[0115] The TTL 140 should use different TTL gain values in acquisition and tracking modes. The acquisition/tracking mode switch, crossMode, is shared between the frequency tracking loop (FTL) 135 and TTL 140, and is maintained by the FTL 135. Thus, the FTL 135 and TTL 140 are either both in acquisition mode or both in tracking mode. The TTL 140 operates in the every finger processing period.

[0116] The DSP processor indicates the start and stop of compressed mode through a flag called cmFingerDisableFlag. This flag takes effect at the following 256-chip boundary, and is common to all 12 fingers. (That is, when the flag is set, each finger will go into compressed mode at it's succeeding 256-chip boundary.) At the end of the compressed mode gap, the flag is reset to 0, and all fingers will be re-enabled at the following 256-chip boundary.

[0117] The finger operation during the compressed mode gap is as follows:

[0118] The pnCount generation proceeds to keep getting the pn_count_256 strobes, that is used to re-enable the finger operation at the end of the gap.

[0119] The DSP processor interrupts (for every active finger) is still generated even though no symbols are generated.

[0120] The phaseAcc is updated (every chip) to keep track of the frequency/phase error.

[0121] The despreading, decovering, accumulation and DDE operation may be suspended during the compressed mode gap.

[0122] During the compressed mode gap, the Nt_Io Estimate, RSSI Lock Detect, FTL, TTL, and Pilot Filter should be “frozen”, or the operations should be skipped. The TTL just keeps accumulating the scaled frequency error from FTL.

[0123] At the end of the compressed mode gap, the hardware may provide the option of either re-using the saved state variable, or resetting the state variable to a specific value (maybe 0.) A flag is provided for each state variable and a location to store the value to load at the end of the gap. The end of the compressed mode gap is indicated by the cmFingerDisableFlag being reset to 0, and takes effect at the following 256-chip boundary.

[0124] At the end of the compressed mode gap, the value pilotOT256prev and pilotOT512prev may be out-of-date. Thus, the NtIoEstimate and FTL may be suspended for another 512 chips for these values to be updated before running these two blocks. The other three loops (RSSILockDetect, TTL and pilotFilter) depend only on the pilotOT256 or on the pilotIIRState so can be restarted immediately at the end of the gap. For simplicity, all five blocks may be suspended for an additional 512 chips following the compressed mode gap.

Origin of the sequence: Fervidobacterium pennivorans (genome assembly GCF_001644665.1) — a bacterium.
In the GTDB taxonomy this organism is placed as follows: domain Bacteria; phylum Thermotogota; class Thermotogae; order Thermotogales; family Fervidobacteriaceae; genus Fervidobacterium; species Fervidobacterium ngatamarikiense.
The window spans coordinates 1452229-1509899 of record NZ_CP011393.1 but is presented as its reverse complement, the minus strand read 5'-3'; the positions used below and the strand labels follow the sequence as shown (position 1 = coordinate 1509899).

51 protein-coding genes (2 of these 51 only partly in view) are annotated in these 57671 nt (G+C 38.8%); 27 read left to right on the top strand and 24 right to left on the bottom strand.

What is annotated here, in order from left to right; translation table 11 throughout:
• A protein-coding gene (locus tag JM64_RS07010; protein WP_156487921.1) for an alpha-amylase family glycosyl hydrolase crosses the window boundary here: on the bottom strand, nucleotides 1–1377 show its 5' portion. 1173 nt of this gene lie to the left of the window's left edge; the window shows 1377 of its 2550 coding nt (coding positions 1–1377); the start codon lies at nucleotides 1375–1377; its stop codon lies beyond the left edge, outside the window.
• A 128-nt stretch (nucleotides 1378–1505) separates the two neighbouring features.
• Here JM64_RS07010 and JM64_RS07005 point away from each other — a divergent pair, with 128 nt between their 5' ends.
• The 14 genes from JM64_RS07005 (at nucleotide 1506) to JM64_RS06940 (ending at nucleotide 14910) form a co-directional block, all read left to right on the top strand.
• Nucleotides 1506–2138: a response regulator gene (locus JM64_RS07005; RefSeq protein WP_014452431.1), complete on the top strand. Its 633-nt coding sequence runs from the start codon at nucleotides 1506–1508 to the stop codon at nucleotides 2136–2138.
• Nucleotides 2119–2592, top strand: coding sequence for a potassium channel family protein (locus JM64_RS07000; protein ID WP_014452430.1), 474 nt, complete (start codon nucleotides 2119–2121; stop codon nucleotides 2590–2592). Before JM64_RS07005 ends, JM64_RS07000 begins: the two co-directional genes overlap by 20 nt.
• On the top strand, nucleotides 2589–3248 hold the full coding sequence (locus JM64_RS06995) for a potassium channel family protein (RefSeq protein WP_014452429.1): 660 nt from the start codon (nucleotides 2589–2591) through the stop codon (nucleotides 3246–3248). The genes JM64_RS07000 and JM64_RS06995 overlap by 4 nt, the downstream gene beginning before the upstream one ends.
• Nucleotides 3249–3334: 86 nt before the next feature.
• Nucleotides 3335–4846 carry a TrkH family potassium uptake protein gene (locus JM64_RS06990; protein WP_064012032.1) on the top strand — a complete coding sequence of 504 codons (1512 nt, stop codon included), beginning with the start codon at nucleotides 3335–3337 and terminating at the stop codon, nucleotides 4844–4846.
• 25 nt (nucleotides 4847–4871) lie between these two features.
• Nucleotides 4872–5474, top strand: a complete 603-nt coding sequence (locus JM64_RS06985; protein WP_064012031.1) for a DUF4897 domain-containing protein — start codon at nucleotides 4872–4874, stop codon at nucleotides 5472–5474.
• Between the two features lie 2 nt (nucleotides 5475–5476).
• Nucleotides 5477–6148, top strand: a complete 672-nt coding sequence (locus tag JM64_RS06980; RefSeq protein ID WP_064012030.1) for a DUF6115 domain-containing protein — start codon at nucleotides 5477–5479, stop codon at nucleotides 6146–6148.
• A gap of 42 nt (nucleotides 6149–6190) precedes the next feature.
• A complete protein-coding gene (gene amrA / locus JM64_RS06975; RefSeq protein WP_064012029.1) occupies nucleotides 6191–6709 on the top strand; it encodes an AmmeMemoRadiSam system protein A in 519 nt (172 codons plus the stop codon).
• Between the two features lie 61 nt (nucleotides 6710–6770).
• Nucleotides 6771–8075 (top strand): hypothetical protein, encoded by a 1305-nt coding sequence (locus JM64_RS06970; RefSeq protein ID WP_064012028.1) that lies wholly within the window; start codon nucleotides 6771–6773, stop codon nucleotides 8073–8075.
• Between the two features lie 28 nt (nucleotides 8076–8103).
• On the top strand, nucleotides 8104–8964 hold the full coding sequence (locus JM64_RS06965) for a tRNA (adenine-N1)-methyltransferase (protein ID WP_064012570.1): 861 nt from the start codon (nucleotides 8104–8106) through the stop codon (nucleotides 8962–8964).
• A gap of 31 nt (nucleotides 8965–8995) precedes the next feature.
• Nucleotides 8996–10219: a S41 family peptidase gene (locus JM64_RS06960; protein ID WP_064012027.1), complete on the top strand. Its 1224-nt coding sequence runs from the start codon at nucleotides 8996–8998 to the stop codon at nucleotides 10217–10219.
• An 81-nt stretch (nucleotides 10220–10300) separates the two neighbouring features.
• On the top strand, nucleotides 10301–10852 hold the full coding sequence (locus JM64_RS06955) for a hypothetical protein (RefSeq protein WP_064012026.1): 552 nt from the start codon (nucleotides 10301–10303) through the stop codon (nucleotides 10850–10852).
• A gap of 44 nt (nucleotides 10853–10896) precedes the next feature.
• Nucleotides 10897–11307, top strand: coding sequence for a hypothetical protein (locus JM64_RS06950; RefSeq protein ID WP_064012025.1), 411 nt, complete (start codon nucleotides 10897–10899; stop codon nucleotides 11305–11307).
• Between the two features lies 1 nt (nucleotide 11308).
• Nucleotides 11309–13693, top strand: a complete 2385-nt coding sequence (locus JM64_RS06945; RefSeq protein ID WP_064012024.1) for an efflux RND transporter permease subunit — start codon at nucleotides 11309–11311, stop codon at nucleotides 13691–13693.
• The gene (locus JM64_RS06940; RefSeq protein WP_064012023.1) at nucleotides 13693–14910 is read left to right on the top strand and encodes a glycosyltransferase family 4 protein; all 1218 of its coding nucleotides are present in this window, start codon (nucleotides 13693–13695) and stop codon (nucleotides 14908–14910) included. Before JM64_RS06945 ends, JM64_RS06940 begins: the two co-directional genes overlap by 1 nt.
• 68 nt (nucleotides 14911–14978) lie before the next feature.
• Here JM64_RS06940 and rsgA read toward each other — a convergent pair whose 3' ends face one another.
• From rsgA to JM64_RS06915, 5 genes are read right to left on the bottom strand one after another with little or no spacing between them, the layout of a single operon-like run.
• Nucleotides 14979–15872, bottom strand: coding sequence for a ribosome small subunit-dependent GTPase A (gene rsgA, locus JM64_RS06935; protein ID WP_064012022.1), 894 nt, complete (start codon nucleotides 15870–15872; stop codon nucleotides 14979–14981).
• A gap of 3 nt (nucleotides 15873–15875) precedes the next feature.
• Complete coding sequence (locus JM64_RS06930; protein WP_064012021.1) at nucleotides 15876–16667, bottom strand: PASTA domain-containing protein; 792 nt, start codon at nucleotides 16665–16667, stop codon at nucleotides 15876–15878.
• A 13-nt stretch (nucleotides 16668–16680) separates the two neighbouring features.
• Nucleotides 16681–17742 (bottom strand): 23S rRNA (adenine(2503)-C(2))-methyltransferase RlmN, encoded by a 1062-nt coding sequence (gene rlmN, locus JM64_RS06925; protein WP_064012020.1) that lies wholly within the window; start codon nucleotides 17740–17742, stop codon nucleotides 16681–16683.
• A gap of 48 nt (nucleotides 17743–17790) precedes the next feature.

[0125] Although the present device has been fully described in connection with the preferred embodiments thereof with reference to the accompanying drawings, it is to be noted that various changes and modifications will become apparent to those skilled in the art. Such changes and modifications are to be understood as being included within the scope of the present device as defined by the appended claims.

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US7630427Feb 24, 2006Dec 8, 2009Qualcomm IncorporatedSystems, methods, and apparatus for establishing finger lock state
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US7817730Jun 9, 2004Oct 19, 2010Marvell World Trade Ltd.Training sequence for symbol boundary detection in a multicarrier data transmission system
US8139685May 8, 2006Mar 20, 2012Qualcomm IncorporatedSystems, methods, and apparatus for frequency control
US8265215Dec 1, 2009Sep 11, 2012Marvell World Trade Ltd.Method and system for determining symbol boundary timing in a multicarrier data transmission system
US8792922 *Feb 28, 2007Jul 29, 2014Qualcomm IncorporatedUplink scheduling for fairness in channel estimation performance
US8817919Sep 10, 2012Aug 26, 2014Marvell World Trade Ltd.Method and system for determining symbol boundary timing in a multicarrier data transmission system
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Classifications
U.S. Classification375/147
International ClassificationH04B17/00, H04B1/707, H04B7/06, H04L27/00
Cooperative ClassificationH04B7/0634, H04B2201/70701, H04B17/0057, H04L2027/0055
European ClassificationH04B17/00B1R
Legal Events
DateCodeEventDescription
Oct 31, 2002ASAssignment
Owner name: QUALCOMM INCORPORATED, A CORP. OF DELAWARE, CALIFO
Free format text: ASSIGNMENT OF ASSIGNORS INTEREST;ASSIGNORS:LI, TAO;MURTHY, CHANDRA RAMABHADRA;REEL/FRAME:013471/0694
Effective date: 20021028